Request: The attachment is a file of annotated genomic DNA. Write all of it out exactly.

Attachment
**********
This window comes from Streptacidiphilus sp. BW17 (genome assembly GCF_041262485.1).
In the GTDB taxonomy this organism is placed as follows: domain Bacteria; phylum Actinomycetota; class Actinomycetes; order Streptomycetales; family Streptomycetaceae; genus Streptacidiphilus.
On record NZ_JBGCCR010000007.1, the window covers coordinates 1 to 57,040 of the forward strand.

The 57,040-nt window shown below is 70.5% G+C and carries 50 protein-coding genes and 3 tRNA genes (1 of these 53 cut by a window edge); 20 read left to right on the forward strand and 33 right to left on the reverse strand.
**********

This window comes from Streptacidiphilus sp. BW17 (genome assembly GCF_041262485.1).
In the GTDB taxonomy this organism is placed as follows: domain Bacteria; phylum Actinomycetota; class Actinomycetes; order Streptomycetales; family Streptomycetaceae; genus Streptacidiphilus.
On record NZ_JBGCCR010000007.1, the window covers coordinates 1 to 57,040 of the forward strand.

The 57,040-nt window shown below is 70.5% G+C and carries 50 protein-coding genes and 3 tRNA genes (1 of these 53 cut by a window edge); 20 read left to right on the forward strand and 33 right to left on the reverse strand.